ECN Forex Broker Comparison

ECN Forex Broker Comparison

ECN Forex Broker Comparison Table
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IC Markets
Titan FX
$100XX Trade

ECN Brokers

The brokers provide accounts which have very low variable spreads with a commission charge added, in no dealing desk conditions. They can be compared in more detail broker versus broker.

ECN trading

These broker may provide non-ECN accounts in addition to accounts which support ECN trading.


The brokers in the table all provide accounts which can have very low Forex spreads, depending on such factors as market conditions and liquidity, with a commission charge added.

Metatrader 5, cTrader and JForex

These platforms provide Level II pricing and other features which may be applicable to ECN trading.

ECN news trading

ECN brokers may allow news trading, but it should be noted that spreads can widen around news releases.

ECN for scalping

ECN brokers typically allow scalping.

ECN, STP, what does it mean for the trader ?

A core difference between an STP broker and an ECN broker, is that an STP broker has one liquidity provider (for example a prime of prime broker) to fill a client order. STP brokers may also typically use a B Book, that is they try and net an order with their own clients (match a buy with a sell and a sell with a buy order). An ECN broker on the other hand will have more than one liquidity provider. These Interbank providers can include banks (known as Tier 1 providers), other brokers, institutions, hedge funds and even dark pools (anonymous pools of capital). These providers, especially the banks, trade huge volumes with each other in the decentralised Forex market, filling large currency exchange orders (Forex has vast daily volumes, dwarfing other markets). This drives prices down, so liquid instruments can be offered at very low prices (the spread).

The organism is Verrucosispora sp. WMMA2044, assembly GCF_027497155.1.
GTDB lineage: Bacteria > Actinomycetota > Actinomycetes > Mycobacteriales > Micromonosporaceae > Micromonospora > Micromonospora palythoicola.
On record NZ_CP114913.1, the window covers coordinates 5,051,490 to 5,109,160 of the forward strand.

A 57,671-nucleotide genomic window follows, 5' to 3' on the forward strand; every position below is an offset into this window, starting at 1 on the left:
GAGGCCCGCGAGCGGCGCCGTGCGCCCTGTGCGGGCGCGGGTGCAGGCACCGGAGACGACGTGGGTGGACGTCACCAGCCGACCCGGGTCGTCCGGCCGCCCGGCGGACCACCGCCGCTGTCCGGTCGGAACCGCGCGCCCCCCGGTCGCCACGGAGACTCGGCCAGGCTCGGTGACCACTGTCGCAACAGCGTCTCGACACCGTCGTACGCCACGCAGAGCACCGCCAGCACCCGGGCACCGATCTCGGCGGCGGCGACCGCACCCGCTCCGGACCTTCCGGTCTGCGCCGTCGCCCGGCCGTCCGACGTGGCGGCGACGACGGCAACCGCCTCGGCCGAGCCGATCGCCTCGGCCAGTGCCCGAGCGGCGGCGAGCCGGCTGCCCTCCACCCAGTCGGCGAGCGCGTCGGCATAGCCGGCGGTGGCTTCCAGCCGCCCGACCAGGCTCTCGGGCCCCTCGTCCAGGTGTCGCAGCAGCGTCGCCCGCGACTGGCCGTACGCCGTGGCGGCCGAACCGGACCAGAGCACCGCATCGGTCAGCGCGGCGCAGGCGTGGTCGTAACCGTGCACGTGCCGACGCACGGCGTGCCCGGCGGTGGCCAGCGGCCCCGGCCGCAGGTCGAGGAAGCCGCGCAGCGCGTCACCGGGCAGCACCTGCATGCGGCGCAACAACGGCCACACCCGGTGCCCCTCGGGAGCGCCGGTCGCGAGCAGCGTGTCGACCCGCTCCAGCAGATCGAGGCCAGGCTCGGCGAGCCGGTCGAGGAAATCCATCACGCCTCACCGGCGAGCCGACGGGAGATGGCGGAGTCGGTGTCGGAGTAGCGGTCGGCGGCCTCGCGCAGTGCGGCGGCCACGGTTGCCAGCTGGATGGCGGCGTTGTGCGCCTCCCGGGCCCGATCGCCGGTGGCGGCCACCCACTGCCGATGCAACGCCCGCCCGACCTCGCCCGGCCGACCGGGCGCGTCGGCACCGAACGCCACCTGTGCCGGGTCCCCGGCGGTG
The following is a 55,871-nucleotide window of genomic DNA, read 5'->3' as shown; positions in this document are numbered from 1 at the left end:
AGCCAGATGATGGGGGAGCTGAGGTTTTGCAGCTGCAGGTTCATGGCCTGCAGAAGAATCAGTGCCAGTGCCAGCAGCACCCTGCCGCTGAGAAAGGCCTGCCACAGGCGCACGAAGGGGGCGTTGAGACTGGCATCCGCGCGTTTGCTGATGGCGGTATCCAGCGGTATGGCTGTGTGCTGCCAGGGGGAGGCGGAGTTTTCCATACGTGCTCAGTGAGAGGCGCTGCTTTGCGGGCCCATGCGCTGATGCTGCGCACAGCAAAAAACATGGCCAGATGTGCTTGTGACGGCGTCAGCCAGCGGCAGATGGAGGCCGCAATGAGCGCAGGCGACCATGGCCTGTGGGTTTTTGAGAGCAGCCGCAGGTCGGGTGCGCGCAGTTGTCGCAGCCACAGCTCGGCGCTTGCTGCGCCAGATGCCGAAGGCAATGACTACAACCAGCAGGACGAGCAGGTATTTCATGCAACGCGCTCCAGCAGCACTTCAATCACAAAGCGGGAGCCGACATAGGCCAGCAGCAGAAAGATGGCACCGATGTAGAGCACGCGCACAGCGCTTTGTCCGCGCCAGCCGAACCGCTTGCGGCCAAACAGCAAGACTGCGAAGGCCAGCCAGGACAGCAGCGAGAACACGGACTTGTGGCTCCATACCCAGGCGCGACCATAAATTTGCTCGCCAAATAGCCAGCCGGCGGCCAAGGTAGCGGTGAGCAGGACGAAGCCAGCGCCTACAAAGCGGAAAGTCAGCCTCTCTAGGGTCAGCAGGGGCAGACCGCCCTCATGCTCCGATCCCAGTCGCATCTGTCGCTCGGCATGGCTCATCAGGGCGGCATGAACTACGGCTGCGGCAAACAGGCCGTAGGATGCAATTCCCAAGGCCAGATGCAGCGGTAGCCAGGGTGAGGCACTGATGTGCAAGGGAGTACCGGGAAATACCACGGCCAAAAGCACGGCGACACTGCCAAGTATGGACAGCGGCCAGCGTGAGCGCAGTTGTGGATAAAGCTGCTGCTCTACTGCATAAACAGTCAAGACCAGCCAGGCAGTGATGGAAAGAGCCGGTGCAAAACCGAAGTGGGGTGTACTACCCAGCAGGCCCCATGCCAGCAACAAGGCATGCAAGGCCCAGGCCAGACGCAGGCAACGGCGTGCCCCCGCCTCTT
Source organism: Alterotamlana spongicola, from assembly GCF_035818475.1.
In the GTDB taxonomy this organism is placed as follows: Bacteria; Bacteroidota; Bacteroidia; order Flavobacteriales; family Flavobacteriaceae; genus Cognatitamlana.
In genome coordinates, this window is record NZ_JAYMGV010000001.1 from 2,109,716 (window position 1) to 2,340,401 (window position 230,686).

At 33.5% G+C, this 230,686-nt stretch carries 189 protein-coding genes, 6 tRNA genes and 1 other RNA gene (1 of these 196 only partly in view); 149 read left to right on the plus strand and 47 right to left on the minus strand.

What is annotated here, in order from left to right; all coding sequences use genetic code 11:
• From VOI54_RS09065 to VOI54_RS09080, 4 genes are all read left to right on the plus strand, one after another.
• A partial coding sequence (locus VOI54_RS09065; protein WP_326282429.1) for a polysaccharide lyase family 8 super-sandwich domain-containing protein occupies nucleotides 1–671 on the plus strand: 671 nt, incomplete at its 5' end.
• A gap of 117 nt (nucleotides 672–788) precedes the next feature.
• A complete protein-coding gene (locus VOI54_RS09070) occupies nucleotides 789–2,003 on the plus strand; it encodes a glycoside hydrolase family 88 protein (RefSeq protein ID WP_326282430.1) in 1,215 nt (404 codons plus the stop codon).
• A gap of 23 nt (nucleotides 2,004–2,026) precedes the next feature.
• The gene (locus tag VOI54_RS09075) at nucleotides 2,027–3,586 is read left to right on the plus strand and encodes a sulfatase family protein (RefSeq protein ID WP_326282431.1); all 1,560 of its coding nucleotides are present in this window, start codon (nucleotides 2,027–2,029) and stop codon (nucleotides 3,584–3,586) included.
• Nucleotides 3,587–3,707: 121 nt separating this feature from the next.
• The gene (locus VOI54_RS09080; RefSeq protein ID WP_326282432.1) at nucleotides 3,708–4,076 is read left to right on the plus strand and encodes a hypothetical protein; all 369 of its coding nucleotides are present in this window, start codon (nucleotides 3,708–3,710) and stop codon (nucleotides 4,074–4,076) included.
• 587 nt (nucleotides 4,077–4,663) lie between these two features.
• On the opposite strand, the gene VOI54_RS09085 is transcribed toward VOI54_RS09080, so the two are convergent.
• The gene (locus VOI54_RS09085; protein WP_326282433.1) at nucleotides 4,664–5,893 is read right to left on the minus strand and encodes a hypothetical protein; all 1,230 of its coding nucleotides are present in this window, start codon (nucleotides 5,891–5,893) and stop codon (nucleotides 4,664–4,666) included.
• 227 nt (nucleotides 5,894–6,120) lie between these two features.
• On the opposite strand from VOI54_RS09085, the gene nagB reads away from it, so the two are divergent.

The retail trader does not trade on this market, but trades through a broker. Some brokers offer the capacity to more or less directly access this market (i.e. brokers which label themselves as STP or ECN or STP/ECN). Some brokers, especially STP brokers will include the cost of the trade as a spread, to be paid at the beginning and end of the trade, without a commission charge. Other brokers will quote ECN caliber prices, that is the kinds of spreads which can be seen in the Interbank market, aggregated by the broker from liquidity providers. So for very liquid Forex pairs (price being a factor of liquidity), prices as low as 0.1 pips could be seen. Sometimes lower prices can be seen, 0 or less.